- The Washington Times - Wednesday, April 10, 2002

Here's a simple quiz: What government program: (1) measures success by how few people collect benefits; (2) promotes work and personal responsibility; (3) is supported by politicians on the left, center, and right; and (4) has saved taxpayers billions of dollars?

Impossible? A miracle? Actually, it's welfare reform.

The nation's welfare program, recreated in 1996, has achieved remarkable results and with stronger bipartisan congressional support than the founding of Medicare in 1965. Caseloads have declined from 14 million in 1994 to just 5 million today. Nearly 9 million people left welfare in just eight years. Work and earnings are at record levels for families on welfare and also for those who left welfare to join the work force.

Increased work by low-income moms and dads has lifted nearly 3 million children from poverty since 1996. Poverty among black children and families headed by single mothers groups likely to be trapped on welfare are at all-time lows.

We've come light years from the old failed AFDC system that provided cash payments and expected little or nothing of individuals in return.

The old way rewarded states when more families enrolled in welfare, punished work and personal responsibility, and trapped families in a cycle of dependence an average of 13 years.

The new block grant program of today provides flexibility to individual states as they reduce dependence and reward work. A five-year limit on federal benefits encourages parents to prepare for and keep jobs to support their families not just in the short-term, but for a lifetime.

In my Northern California home, welfare reform has helped many in ways the failed AFDC program could not. Six years ago, Pang a Laotian immigrant with extremely limited language skills feared participation in the English-speaking work force. At the same time, she had the enormous responsibility of raising her seven children and caring for her disabled husband, a Vietnam War veteran.

After welfare reform was enacted, Pang finally sought assistance and found a job through CalWORKS Employment Services after 10 years on welfare dependence. She gained confidence and work experience from her part-time sewing job and language skills from a course in English. Now Pang has a full-time job that helps her provide for her family in ways she could not previously imagine. This is just one of many success stories from the 9 million people who have already left welfare.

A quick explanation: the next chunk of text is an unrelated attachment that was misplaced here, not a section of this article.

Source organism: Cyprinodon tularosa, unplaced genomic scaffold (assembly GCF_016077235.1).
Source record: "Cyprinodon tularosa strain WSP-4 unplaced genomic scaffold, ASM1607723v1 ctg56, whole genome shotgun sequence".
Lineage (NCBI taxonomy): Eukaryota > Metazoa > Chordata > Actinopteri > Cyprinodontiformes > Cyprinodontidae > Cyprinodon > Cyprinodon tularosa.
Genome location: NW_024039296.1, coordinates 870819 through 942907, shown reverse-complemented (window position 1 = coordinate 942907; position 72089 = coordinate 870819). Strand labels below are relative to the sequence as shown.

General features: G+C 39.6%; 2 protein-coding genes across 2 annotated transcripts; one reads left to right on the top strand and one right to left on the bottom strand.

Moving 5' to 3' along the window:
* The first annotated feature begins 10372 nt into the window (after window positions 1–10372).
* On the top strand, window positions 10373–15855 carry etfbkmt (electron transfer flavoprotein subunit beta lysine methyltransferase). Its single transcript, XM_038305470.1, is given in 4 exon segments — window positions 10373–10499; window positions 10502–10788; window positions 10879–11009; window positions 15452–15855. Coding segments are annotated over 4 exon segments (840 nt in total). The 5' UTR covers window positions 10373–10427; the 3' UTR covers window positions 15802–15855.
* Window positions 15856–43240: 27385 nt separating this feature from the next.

Welfare reform has changed lives in dramatic ways, but there is still more to do. President Bush has proposed building on welfare reform's success by strengthening work requirements and developing more and better programs to encourage healthy marriages and stronger families. Today, I plan to unveil legislation that would implement most of the president's welfare reform proposal.

The reasons for success are clear. Despite reforms emphasizing work, nearly 58 percent of adult welfare recipients today are not working not even one hour. The president has responded by setting high standards. He wants 70 percent of welfare recipients working, and he has offered more drug treatment, counseling, education and training for those who need extra help to take that important step.

Single moms have one of the toughest jobs in the world. For single moms on welfare it is even tougher. I believe children living on welfare are among our most vulnerable, and where a two parent, married family is possible, we should encourage it.

Studies show that children on welfare who live with two married parents are less likely to drop out of school, join gangs, take drugs or get pregnant. Childbearing by teen-agers remains at epidemic levels in low-income areas and too many families break up or never form, ensuring millions of kids remain at risk of welfare dependence.

That's why the president has included added funds to strengthen families and encourage healthy marriages. This is a good first step in correcting the marriage penalties in dozens of welfare programs and the tax code. Other initiatives focus on encouraging fathers to get involved in their children's lives, a missing element in too many low-income families.

Promoting more work, strengthening families, and improving children's prospects for the future: The next round of welfare reform is both ambitious and necessary to realize the potential of millions of low-income parents and children. Fortunately, based on the remarkable results welfare reform has achieved so far, it's not impossible and it won't take a miracle.

Wally Herger, California Republican, is a member of the U.S. House Representatives and is chairman of the Ways and Means Subcommittee on Human Resources.

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